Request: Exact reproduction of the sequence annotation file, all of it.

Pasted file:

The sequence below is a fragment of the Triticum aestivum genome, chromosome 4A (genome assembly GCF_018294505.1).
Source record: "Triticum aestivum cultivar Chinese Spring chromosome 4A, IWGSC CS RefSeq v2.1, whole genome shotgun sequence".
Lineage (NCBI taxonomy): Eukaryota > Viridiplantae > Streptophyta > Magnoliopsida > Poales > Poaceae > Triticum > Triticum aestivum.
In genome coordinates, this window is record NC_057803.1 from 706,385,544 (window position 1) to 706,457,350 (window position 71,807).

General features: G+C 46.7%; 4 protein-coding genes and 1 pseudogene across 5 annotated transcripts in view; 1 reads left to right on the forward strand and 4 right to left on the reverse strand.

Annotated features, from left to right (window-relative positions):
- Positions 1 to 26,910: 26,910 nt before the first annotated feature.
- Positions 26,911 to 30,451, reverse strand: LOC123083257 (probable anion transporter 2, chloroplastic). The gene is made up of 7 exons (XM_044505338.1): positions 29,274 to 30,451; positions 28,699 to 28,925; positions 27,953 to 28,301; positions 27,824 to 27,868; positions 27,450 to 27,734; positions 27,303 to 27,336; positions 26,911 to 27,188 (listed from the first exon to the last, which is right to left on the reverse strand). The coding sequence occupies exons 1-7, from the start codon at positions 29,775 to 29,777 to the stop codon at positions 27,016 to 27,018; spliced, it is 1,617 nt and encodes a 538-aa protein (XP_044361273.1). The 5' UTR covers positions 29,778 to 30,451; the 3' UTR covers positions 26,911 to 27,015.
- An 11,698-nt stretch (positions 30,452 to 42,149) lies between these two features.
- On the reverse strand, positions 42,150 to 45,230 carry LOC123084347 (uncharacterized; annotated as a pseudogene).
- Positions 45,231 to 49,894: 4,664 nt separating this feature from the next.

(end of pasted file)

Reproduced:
The sequence below is a fragment of the Triticum aestivum genome, chromosome 4A (genome assembly GCF_018294505.1).
Source record: "Triticum aestivum cultivar Chinese Spring chromosome 4A, IWGSC CS RefSeq v2.1, whole genome shotgun sequence".
Lineage (NCBI taxonomy): Eukaryota > Viridiplantae > Streptophyta > Magnoliopsida > Poales > Poaceae > Triticum > Triticum aestivum.
In genome coordinates, this window is record NC_057803.1 from 706,385,544 (window position 1) to 706,457,350 (window position 71,807).

General features: G+C 46.7%; 4 protein-coding genes and 1 pseudogene across 5 annotated transcripts in view; 1 reads left to right on the forward strand and 4 right to left on the reverse strand.

Annotated features, from left to right (window-relative positions):
- Positions 1 to 26,910: 26,910 nt before the first annotated feature.
- Positions 26,911 to 30,451, reverse strand: LOC123083257 (probable anion transporter 2, chloroplastic). The gene is made up of 7 exons (XM_044505338.1): positions 29,274 to 30,451; positions 28,699 to 28,925; positions 27,953 to 28,301; positions 27,824 to 27,868; positions 27,450 to 27,734; positions 27,303 to 27,336; positions 26,911 to 27,188 (listed from the first exon to the last, which is right to left on the reverse strand). The coding sequence occupies exons 1-7, from the start codon at positions 29,775 to 29,777 to the stop codon at positions 27,016 to 27,018; spliced, it is 1,617 nt and encodes a 538-aa protein (XP_044361273.1). The 5' UTR covers positions 29,778 to 30,451; the 3' UTR covers positions 26,911 to 27,015.
- An 11,698-nt stretch (positions 30,452 to 42,149) lies between these two features.
- On the reverse strand, positions 42,150 to 45,230 carry LOC123084347 (uncharacterized; annotated as a pseudogene).
- Positions 45,231 to 49,894: 4,664 nt separating this feature from the next.